As illustrated in FIG. 14, the actuator 98 is driven based on a drive signal which is supplied from the signal processing circuit 60, and which is indicative of a depth signal. This allows control of a lens-mirror distance (i.e., a distance between the reflecting mirror 96 and the converging lens 94).

There depends upon the lens-mirror distance, the curvature of wavefront of light which exits the converging lens 94 divergently and which then enters the beam splitter 92, and on the other hand, the lens-mirror distance is responsive to the aforementioned depth signal.

As a result, the curvature of wavefront of a laser beam emitted from the beam splitter 92 toward its downstream side is responsive to the depth signal.

As illustrated in FIGS. 14 and 17, light which has been scanned by the horizontal scanning system 100 is incident on the first relay optical system 110.

In the first relay optical system 110, as illustrated in FIG. 17, there are arrayed in series in the optical axis along which a laser beam travels, both the first-stage lens group 112 located on a laser-beam-entrance side, and the last-stage lens group 114 located on a laser-beam exit side.

As illustrated in FIG. 17, the diffractive device 116 is disposed between those first-stage lens group 112 and last-stage lens group 114. This diffractive device 116 is formed with the diffraction grating 164, as illustrated in FIG. 4.

As illustrated in FIG. 5, the diffraction grating 164 is in the form of a single one-dimensional diffraction grating having a rectilinear array of alternating grooves or valleys (i.e., light-transmissive portions) and ridges (i.e., non-light-transmissive-portions). In an example illustrated in FIG. 5, the diffraction grating 164 operates to cause incident light on the diffraction plane 174 (see FIG. 19) to be diffracted horizontally (see FIGS. 8 and 9).

As illustrated in FIGS. 14 and 17, light which has been scanned by the vertical scanning system 120 is incident on the second relay optical system 140.

In the second relay optical system 140, as illustrated in FIG. 17, there are arrayed in series in the optical axis along which a laser beam travels, both the first-stage lens group 142 located on the laser-beam-entrance side, and the last-stage lens group 144 located on the laser-beam exit side.

This RSD emits scanning light generated by the above-described two-dimensional scan, at the last-stage lens group 144 of the second relay optical system 140, wherein the scanning light has been previously intensity-modulated and wavefront-curvature-modulated in the above manner. The emitted scanning light generated by the two-dimensional scan is projected directly onto the retina 14 through the eye pupil 12.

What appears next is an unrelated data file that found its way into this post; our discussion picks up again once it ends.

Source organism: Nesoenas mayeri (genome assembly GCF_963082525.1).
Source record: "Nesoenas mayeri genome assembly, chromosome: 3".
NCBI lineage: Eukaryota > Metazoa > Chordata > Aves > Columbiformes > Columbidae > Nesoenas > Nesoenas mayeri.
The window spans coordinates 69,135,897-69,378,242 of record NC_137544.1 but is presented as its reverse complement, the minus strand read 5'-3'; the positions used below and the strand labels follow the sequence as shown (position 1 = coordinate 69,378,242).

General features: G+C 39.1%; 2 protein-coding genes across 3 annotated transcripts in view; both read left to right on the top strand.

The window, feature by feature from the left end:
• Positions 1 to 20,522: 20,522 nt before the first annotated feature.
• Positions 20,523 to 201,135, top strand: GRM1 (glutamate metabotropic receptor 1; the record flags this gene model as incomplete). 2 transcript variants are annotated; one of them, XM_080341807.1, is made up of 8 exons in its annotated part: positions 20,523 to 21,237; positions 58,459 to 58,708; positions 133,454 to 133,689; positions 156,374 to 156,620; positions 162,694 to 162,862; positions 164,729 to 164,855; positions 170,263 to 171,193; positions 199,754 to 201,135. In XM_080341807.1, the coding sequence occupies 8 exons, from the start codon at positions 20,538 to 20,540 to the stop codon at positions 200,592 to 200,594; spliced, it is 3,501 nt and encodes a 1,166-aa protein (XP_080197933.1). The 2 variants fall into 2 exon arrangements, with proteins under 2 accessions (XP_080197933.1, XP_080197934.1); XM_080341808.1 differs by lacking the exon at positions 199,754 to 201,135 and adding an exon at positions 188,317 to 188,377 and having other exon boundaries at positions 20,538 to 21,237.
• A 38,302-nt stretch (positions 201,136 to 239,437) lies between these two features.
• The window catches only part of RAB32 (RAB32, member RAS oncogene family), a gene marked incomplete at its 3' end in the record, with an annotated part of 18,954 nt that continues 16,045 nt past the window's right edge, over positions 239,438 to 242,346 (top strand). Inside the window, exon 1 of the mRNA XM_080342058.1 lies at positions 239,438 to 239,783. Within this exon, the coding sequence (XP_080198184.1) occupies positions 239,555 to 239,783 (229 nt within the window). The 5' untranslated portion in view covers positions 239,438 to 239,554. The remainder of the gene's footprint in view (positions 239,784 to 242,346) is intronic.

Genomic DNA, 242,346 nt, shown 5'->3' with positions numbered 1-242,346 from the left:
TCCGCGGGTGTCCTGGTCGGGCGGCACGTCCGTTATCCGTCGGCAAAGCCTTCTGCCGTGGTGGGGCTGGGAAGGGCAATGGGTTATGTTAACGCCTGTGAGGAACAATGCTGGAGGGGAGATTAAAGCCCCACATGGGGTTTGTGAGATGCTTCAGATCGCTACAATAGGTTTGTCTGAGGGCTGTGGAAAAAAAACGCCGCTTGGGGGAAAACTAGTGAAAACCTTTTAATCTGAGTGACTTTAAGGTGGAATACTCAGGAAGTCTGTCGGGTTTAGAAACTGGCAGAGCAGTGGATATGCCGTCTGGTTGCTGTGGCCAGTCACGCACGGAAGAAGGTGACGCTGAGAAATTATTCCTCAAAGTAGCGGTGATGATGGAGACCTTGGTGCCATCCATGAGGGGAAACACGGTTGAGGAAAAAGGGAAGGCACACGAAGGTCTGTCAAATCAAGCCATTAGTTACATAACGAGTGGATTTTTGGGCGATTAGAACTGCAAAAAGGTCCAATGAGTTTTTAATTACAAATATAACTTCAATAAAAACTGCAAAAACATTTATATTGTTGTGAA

In FIG. 15, the configuration of the signal processing circuit 60 and the connection with its peripherals are conceptually illustrated in block diagram.

This signal processing circuit 60 is electrically connected to an input device 346 for inputting an external signal including a video signal, and a user-operable device 348 (e.g., button switches, dials, keys, a display panel, etc.) which is operated or manipulated by the user for entry of a command into this signal processing circuit 60.

As illustrated in FIG. 15, this signal processing circuit 60 is constructed using a computer 350 as a major component. The computer 350 is constructed by interconnecting a Central Processing Unit (CPU) 352, a Read Only Memory (ROM) 354 and a Random Access Memory (RAM) 355 via a bus 356.

In the ROM 354, there have been stored various programs beginning with a depth signal generation program to generate a depth signal in response to a user manipulation.

This signal processing circuit 60 is further connected electrically to a depth signal converting circuit 358. The depth signal converting circuit 358 is configured to convert a depth signal generated as a result of the execution of the above-mentioned depth signal generation program, into a drive signal, and output the drive signal to the wavefront-curvature modulating optical system 88.

In FIG. 16, the above-mentioned depth signal generation program is illustrated conceptually in flow chart. This depth signal generation program is repeatedly executed by the computer 350 while the computer 350 is being powered.

Each cycle of execution of this depth signal generation program starts with step S1 to make a determination as to whether or not a “movie mode” has been selected as a target operational-mode of the RSD, based on a user action (indicative of a user command or instruction) to the user-operable device 348. The movie mode is one of optional operational-modes of the RSD which is suitable for the user to view a moving picture such as movies for an elongated period of time.

If the user has selected the movie mode, then the determination of step S1 becomes “YES,” and at a subsequent step S2, a depth value (set-value) L is set to a greater one (e.g., having a value of 5 [m]) of two optional set-values. Thereafter, operations progress to step S5.

If, however, the user has not selected the movie mode, then the determination of step S1 becomes “NO” and operations progress to step S3.